Springbank Cask Strength Single Malt ($70-$85)–The come-on here is that this Campbeltown Scotch comes straight from the barrel without any dilution, so it’s a powerhouse. It’s also got the characteristic smokiness of Cambeltown with a good dose of peatiness. It’s really quite distinctive and a true Scotch lover will want it in his cache. At 12 years old, it’s two yers older than their usual 10-year-old. It’s also nice to know that Springbank is one of only two (the other is Kilcoman) of the region’s distilleries in Scotland to malt their own barley and go through every step of production on premises. Still best enjoyed splashed with a little water or seltzer in a crystal glass.

Cutty Sark Prohibition Edition Blended Scotch Whiskey ($32)–Cutty Sark was founded during Prohibiton in America and when that idiocy ended, the company was well positioned to capitalize on the thirst of Americans for good, cheap blended Scotch, which grew lighter in body after the war. This “Edition” hearkens back to a fuller-bodied style favored in the 1920s, and there is certainly more complexity to it than ever, made mostly from a blend of Speyside whiskies, bottled at 100 proof. It’s got a bite, and there’s no apology for that. Still at its best on the rocks.

Johnnie Walker Gold Reserve ($85)–Welcome back, Johnnie Gold! Well, sort of. Gold, originally a limited edition mainly for the Asian market, was discontinued, but now it has been introduced in a one-of-a-kind format bottle, without the prior “18 Year Old” statement on the bottle. It has the characteristic creamy texture, peatiness, lots of oak, and sweet notes of all the JW issues–24 of them–including the basic Red Label, the smoky Double Black, and top-of-the-line Blue Label, at $225. The Gold is generally available in a regular bottle, but a gift edition is gold-colored in a gold box guaranteed to impress the recipient..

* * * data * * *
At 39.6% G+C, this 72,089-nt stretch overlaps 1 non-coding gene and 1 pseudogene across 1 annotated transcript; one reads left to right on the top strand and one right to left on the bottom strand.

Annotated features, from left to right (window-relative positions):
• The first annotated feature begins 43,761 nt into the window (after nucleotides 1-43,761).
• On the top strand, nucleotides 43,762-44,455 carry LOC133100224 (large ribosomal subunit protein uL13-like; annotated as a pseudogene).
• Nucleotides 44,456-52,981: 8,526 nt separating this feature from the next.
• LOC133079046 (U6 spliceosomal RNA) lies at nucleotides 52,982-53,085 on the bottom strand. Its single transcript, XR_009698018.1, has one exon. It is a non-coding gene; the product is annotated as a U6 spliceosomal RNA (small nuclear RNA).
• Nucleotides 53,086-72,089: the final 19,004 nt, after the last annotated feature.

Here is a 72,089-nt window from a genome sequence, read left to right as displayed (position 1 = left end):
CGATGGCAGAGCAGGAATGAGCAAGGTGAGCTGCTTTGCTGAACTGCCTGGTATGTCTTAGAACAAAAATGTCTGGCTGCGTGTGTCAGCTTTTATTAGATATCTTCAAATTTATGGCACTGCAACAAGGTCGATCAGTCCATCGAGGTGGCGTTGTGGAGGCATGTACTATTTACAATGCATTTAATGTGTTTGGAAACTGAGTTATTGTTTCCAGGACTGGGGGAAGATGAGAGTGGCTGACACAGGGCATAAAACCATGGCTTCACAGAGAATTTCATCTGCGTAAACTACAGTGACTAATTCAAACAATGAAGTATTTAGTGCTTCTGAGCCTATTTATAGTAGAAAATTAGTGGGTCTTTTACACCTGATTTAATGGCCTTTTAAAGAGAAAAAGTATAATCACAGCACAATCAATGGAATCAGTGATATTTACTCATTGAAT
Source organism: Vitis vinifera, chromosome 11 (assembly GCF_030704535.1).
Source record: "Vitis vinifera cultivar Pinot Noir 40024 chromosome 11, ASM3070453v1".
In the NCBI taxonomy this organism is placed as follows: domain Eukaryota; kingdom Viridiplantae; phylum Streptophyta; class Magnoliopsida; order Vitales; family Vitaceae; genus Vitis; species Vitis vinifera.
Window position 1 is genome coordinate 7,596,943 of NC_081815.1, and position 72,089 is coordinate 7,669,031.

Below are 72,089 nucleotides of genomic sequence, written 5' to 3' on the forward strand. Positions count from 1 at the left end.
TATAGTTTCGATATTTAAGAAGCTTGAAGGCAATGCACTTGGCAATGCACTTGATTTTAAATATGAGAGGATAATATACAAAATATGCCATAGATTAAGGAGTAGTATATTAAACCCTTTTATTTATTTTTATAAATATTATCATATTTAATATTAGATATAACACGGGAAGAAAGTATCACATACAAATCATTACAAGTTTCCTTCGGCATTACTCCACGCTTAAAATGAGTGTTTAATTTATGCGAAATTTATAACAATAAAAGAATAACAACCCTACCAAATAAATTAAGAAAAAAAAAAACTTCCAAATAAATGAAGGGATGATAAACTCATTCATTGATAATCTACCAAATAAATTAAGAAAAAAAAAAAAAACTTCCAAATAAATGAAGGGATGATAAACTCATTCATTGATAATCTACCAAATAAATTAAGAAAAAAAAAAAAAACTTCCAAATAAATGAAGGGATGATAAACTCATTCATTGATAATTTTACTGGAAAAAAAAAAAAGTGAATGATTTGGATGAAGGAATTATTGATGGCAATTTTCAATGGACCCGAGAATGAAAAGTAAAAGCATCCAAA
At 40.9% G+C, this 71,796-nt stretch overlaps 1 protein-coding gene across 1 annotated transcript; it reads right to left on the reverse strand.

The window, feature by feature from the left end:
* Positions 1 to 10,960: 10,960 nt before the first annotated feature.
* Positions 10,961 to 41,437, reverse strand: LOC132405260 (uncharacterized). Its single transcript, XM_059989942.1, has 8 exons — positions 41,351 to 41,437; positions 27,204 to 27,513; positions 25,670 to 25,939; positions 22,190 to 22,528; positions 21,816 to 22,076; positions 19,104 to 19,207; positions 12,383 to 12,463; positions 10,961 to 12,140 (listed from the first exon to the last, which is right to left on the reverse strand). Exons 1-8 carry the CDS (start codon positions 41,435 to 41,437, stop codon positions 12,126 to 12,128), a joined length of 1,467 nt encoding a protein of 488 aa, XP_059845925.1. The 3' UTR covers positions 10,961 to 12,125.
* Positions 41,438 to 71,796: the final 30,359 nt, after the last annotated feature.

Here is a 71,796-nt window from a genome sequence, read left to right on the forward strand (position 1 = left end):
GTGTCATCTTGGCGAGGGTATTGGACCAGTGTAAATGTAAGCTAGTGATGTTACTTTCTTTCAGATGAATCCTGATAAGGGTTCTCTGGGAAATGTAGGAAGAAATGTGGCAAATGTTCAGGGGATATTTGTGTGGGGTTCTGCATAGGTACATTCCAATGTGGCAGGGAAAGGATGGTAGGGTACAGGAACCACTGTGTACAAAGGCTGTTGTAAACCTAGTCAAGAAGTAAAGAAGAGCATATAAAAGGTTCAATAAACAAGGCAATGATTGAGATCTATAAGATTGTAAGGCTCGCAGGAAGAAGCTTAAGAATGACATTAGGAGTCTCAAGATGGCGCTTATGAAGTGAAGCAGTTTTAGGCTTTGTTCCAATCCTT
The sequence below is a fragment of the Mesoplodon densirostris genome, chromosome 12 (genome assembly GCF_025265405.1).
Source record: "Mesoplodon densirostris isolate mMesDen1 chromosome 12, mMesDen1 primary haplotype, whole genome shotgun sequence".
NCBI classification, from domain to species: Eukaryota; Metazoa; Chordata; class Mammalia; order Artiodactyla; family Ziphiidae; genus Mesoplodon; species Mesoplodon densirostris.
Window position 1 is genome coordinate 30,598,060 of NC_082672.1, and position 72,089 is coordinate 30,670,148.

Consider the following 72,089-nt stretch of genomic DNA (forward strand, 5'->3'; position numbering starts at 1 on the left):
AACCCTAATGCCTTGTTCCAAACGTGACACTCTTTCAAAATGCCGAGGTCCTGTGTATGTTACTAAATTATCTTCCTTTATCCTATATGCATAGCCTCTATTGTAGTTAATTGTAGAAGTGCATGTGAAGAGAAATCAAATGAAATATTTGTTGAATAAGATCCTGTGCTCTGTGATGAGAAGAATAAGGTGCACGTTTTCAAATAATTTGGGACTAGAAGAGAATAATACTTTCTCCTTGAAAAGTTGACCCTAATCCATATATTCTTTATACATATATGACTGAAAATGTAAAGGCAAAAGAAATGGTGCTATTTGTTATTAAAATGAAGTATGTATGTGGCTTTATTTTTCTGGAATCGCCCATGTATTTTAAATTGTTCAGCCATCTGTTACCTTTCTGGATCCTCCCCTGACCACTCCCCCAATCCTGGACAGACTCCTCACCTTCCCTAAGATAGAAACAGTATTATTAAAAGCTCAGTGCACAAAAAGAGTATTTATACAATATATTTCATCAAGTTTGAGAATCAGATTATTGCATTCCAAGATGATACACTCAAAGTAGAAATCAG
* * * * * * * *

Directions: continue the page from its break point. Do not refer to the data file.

Laphroaig Islay Single Malt 10 Years Original Cask Strength ($66)–Now, if you really like briar and peat and smoke in your whisky, Islay is the place to find it, and one of the finer, more complex versions is from Laphaoig. You either like such eyebrow-raising Scotches or don’t, but you get what you pay for here. The whisky is aged in seasoned, charred oak barrels and slightly barrier-filtered just to remove the small char particles present, so the Scotch may even appear a tad cloudy.

GlenDronach Distillery 15 Year Old Tawny Port Wood Finish ($80) and The GlenDronach Cask Strength Batch ($150)–These are two new Scotches from The GlenDronach distillery (founded 1826), which foundered for a while but is now back in good hands. The Old Tawny Port Wood Finish takes on some of the sweet character of Port, mellowing the whisky and adding caramel notes. The Cask Strength Batch is matured in Sherry casks, which impart their own flavors of nuttiness and orange.


1800 Tequila Milenio ($125)–Tequila is rarely thought of as a brown spirit, but the aged versions take on a definite color. 1800 Tequila’s second release of Milenio (the first produced in 2000), made from 100 percent blue agave, is double distilled and aged in Cognac barrels for five years, making this a tequila to be sipped like any fine brown spirit, not to be sloshed into a blender to make a margarita. Excellent also with Mexican-style tapas and Serrano ham.